Jerusalem families waiting for US action

A banner hanging outside of homes in the Sheikh Jarrah neighborhood of East Jerusalem. (Tess Scheflan/Activestills)

In the early morning hours of Sunday, 2 August, a force of hundreds of police and border guards invaded the quiet East Jerusalem neighborhood of Sheikh Jarrah and systematically evicted the sleeping Hanoun and Gawi families from their homes. The sun dawned upon a new reality: chaos in the streets, children crying and elders in anguish. The police blocked every entrance to the area, preventing friends from coming to the aid of the distressed families or even helping them to remove their belongings from their homes. Revealing prior coordination with the authorities, the homes were quickly occupied by ultra-orthodox Jewish settlers.

The Hanoun and Gawi families, consisting of 16 and 38 members, respectively, lived in their homes for 53 years. Built in 1956 by the UN and the Jordanian government (who had sovereignty over East Jerusalem at the time) as part of a temporary housing complex for refugees of the 1948 war, these were homes for those who already knew eviction and ethnic cleansing. However, this time the dispossession was accomplished “legally.”

Since the 1967 conquest of the West Bank and Gaza, Israel has been building settlements along the eastern flank of Jerusalem to prevent expansion of its Arab neighborhoods. Moreover, within the past 20 years, the Israeli settlement project has begun encroaching upon the Arab neighborhoods themselves, installing nationalist Jewish families within their perimeters by force. Slowly but relentlessly, Israel is attempting to Judaize these neighborhoods in a manner designed not to attract international scrutiny and criticism.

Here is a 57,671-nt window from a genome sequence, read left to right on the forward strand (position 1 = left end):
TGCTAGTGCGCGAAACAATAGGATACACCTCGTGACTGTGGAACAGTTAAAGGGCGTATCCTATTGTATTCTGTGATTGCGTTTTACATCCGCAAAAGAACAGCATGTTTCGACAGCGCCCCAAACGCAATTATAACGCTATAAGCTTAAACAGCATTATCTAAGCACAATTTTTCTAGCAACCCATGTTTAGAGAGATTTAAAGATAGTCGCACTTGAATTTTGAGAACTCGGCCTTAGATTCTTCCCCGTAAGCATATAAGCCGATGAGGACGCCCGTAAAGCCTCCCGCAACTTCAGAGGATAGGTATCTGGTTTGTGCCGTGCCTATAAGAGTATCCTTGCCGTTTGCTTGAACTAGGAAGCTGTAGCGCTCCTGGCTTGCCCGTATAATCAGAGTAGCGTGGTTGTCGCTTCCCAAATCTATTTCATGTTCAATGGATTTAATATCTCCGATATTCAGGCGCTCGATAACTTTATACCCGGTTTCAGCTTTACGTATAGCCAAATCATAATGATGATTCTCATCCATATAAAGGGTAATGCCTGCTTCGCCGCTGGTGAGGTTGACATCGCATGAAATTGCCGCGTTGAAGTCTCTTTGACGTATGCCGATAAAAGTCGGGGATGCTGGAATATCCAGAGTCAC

Thus Maher Hanoun, the head of the Hanoun family, was ordered by Israeli courts to hand over the keys to his home to the Association of Sephardic Jewry on 19 July. Rather than comply with the court order, he held a press conference outside his house accompanied by several top officials, including Nils Eliasson of the Swedish Consulate representing the European Union, Robert Serry representing the UN, and Dr. Rafik Husseini of the Palestinian Authority. They all condemned the proposed eviction, calling it an affront to norms of international justice. In spite of US President Barack Obama’s call to freeze Israeli settlements in the Occupied Palestinian Territories, no representative from the US was present.

Hanoun, a 51-year-old salesman for the Nestle Corporation whose sales territory includes Jerusalem, the occupied West Bank, and Tel Aviv, is fluent in Arabic, Hebrew and English. He is a man of culture and conscience, a believer in peaceful co-existence. He is soft-spoken, dignified and humorous, a devoted husband and the father of three wonderful children. He is the global everyman — simple, honest, hard-working — hardly deserving to be evicted from his home. But he and his family were evicted, simply because they are Palestinian.

Where does this all leave us? Maher Hanoun, his two brothers and their wives and children and the Gawis, 54 persons all together, are now sleeping under trees 50 feet from their former homes. Menacing armored vehicles are parked in front of each house and the neighborhood is overrun with police, border guards and stone-throwing settlers.

The dispossession of the Hanoun and Gawi families is a clear act of defiance directed at the Obama administration’s call to freeze settlements. If it succeeds, this will be a green light for Israel to continue with its ongoing ethnic cleansing of Palestinians in East Jerusalem. Already five additional Sheikh Jarrah families have received court summonses and they are fated to join the Hanouns and the Gawis in the street if this supposedly “legal” land grab isn’t stopped. If the new US president is to have any credibility on the international stage, he must keep faith with Maher Hanoun. Outside his home, Hanoun hung a big banner bearing President Obama’s picture and the slogan “OBAMA,YES YOU CAN stop housing evictions in Sheikh Jarrah.” He and the world are still waiting.

Marcey Gayer is an Israeli-American activist residing in Tel Aviv.